Anti-Desk: Fixing Texting Neck

Moving to a standing desk solves a lot of the problems associated with sitting. Your pelvis and lumbar spine are in a better alignment, plus the metabolic slowdown in your legs when you sit because they electrically switch off isn't there anymore. When you stand your legs and muscles are more active, meaning they're burning more energy. But the one problem that isn't really solved by a set up like mine is neck and head posture.

Because we mostly work on laptops and the screen is attached to the keyboard, we have to make some trade-offs. Either the shoulders be in a relaxed position so we can type (but the screen is then too low for our eyes or you bring the screen up to eye height, neutralising neck posture but you compromise typing speed and shoulder position.

Levator Scap, little muscle, big headache.  Literally
Levator Scap, little muscle, big headache. Literally.

Now there are two key muscles that get blamed for neck problems and poor head posture.

Levator scapulae and your upper traps.

The trapezius muscle has three portions: upper, middle and lower. These are designed to work in unison to retract and control the shoulder blade. For a while there, we, along with a lot of other clinicians, were avoiding training the upper traps because we were fearful we were exaggerating and exacerbating neck tightness, but that was a mistake. Your upper trap is just as important as your middle and lower traps when it comes to retraction and control of your shoulder blade. Plus a strong set of upper traps will actually support the neck and bring balance to the force(s that control and support the neck).

upper traps
Mid traps
The lower traps

When it comes to levator scap though, that guy truly is the devil, but it's not his fault. Remember back in the Glute med/anti-valgus blog when I talked about action versus function? Well, levator scap, its action is elevation of the shoulder blade, but its real-world function is to keep the head back in alignment. As that head creeps further and further forwards relative to the shoulders it becomes relatively heavier, making the levator scap have to work harder.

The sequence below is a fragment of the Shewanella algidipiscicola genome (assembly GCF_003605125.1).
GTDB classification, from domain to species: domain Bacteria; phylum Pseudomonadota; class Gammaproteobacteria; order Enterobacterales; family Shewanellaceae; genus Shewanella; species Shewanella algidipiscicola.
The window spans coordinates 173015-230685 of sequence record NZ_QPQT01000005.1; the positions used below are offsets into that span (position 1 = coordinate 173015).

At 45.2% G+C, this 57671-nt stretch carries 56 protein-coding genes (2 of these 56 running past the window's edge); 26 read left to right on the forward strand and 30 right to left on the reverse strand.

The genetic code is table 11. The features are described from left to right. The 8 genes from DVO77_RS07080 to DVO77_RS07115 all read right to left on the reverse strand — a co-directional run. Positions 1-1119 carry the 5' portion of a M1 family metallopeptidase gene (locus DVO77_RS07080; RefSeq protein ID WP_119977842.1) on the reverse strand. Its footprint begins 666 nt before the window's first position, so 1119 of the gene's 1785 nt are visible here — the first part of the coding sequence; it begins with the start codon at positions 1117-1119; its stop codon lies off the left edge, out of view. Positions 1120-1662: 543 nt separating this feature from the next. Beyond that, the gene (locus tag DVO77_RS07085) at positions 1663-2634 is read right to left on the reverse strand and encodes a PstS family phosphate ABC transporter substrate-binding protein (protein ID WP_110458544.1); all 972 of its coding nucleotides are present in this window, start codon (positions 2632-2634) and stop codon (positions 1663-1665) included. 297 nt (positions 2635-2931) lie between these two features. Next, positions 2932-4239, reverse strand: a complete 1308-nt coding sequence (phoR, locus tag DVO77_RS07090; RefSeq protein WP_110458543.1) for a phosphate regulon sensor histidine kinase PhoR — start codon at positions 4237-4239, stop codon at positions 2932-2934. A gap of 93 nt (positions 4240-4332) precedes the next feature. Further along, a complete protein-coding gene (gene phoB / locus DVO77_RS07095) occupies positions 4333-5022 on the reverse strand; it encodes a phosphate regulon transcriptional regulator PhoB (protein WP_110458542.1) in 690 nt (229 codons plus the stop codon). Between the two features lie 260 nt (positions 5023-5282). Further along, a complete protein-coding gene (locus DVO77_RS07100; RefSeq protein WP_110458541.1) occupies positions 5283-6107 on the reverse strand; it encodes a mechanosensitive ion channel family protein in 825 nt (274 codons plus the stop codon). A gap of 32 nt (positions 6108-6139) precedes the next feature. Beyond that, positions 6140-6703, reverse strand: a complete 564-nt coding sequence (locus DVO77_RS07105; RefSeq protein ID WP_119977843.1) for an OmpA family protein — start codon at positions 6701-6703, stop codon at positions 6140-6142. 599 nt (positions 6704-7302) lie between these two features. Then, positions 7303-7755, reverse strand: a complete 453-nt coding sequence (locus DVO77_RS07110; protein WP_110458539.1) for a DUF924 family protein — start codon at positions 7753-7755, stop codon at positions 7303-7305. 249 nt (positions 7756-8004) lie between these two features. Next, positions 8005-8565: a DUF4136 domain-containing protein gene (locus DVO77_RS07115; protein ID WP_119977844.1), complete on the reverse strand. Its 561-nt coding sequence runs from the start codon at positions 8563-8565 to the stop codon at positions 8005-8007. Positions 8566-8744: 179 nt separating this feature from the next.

As our head  creeps  closer to the screen the head becomes heavier and heavier, forcing the levator scap to work harder and harder

As our head creeps closer to the screen the head becomes heavier and heavier, forcing the levator scap to work harder and harder

Over time that levator, because it's working so hard, will start laying down trigger points as a protective mechanism, so it kind of becomes locked up and tight but in a lengthened position. This is called locked long and can be just as much of a problem as locked short.

Solutions for texting neck:

First, some release work, take a trigger point ball and along the top edge of your shoulder blade work along looking for tight spots. Pay particular attention to the medial superior border of your shoulder blade, right where that levator scap attaches onto the shoulder blade.

Next, you want to retrain your deep neck flexors, (which are like the TVA of your neck) to reintroduce a neutral head position. For this, you want to think double chin for the win. (Thanks, Robbie!). Allow your head to drift forward, then bring it straight back tucking into a double chin.

Taking that neck posture into the gym and incorporating it into your training where you really start to reap the benefits, though. Focusing on and maintaining a double chin with planks, push-ups, trapbar deadlifts etc will build awareness and strengthen those deep neck flexors hopefully helping to improve posture not only through the neck but also in the thoracic.

The last and most important part of the workout isn't in the gym at all. It's on your phone. So often we let the phone drag ours eyes down craning the neck and loading the levator scap and potentially causing long-term damage. The phone can come up to your eyes, your eyes don't have to go down to the phone.